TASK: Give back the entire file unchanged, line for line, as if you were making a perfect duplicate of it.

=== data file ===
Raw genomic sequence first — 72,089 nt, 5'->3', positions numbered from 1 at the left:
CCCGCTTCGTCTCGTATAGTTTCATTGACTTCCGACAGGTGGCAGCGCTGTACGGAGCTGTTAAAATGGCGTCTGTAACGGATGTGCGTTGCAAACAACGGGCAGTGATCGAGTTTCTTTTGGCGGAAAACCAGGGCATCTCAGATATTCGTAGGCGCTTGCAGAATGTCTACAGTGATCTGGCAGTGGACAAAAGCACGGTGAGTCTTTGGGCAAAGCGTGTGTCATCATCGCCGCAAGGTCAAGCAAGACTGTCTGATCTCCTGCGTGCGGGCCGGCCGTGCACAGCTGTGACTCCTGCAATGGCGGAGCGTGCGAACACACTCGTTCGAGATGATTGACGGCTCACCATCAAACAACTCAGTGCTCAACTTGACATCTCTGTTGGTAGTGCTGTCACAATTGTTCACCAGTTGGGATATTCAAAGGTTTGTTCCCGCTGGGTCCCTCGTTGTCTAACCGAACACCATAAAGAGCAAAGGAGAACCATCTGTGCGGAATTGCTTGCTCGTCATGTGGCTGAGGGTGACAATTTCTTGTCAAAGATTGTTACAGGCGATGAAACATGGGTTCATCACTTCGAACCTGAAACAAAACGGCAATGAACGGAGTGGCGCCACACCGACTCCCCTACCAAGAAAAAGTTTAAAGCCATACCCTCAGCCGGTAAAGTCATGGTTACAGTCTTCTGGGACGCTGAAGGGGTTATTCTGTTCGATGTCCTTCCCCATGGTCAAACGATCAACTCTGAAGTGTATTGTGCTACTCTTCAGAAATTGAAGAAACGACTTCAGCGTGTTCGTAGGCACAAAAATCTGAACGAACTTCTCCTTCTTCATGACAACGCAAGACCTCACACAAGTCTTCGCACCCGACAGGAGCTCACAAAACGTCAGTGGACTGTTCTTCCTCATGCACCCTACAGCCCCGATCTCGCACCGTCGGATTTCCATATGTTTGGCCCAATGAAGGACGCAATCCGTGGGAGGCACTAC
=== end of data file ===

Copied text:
Raw genomic sequence first — 72,089 nt, 5'->3', positions numbered from 1 at the left:
CCCGCTTCGTCTCGTATAGTTTCATTGACTTCCGACAGGTGGCAGCGCTGTACGGAGCTGTTAAAATGGCGTCTGTAACGGATGTGCGTTGCAAACAACGGGCAGTGATCGAGTTTCTTTTGGCGGAAAACCAGGGCATCTCAGATATTCGTAGGCGCTTGCAGAATGTCTACAGTGATCTGGCAGTGGACAAAAGCACGGTGAGTCTTTGGGCAAAGCGTGTGTCATCATCGCCGCAAGGTCAAGCAAGACTGTCTGATCTCCTGCGTGCGGGCCGGCCGTGCACAGCTGTGACTCCTGCAATGGCGGAGCGTGCGAACACACTCGTTCGAGATGATTGACGGCTCACCATCAAACAACTCAGTGCTCAACTTGACATCTCTGTTGGTAGTGCTGTCACAATTGTTCACCAGTTGGGATATTCAAAGGTTTGTTCCCGCTGGGTCCCTCGTTGTCTAACCGAACACCATAAAGAGCAAAGGAGAACCATCTGTGCGGAATTGCTTGCTCGTCATGTGGCTGAGGGTGACAATTTCTTGTCAAAGATTGTTACAGGCGATGAAACATGGGTTCATCACTTCGAACCTGAAACAAAACGGCAATGAACGGAGTGGCGCCACACCGACTCCCCTACCAAGAAAAAGTTTAAAGCCATACCCTCAGCCGGTAAAGTCATGGTTACAGTCTTCTGGGACGCTGAAGGGGTTATTCTGTTCGATGTCCTTCCCCATGGTCAAACGATCAACTCTGAAGTGTATTGTGCTACTCTTCAGAAATTGAAGAAACGACTTCAGCGTGTTCGTAGGCACAAAAATCTGAACGAACTTCTCCTTCTTCATGACAACGCAAGACCTCACACAAGTCTTCGCACCCGACAGGAGCTCACAAAACGTCAGTGGACTGTTCTTCCTCATGCACCCTACAGCCCCGATCTCGCACCGTCGGATTTCCATATGTTTGGCCCAATGAAGGACGCAATCCGTGGGAGGCACTAC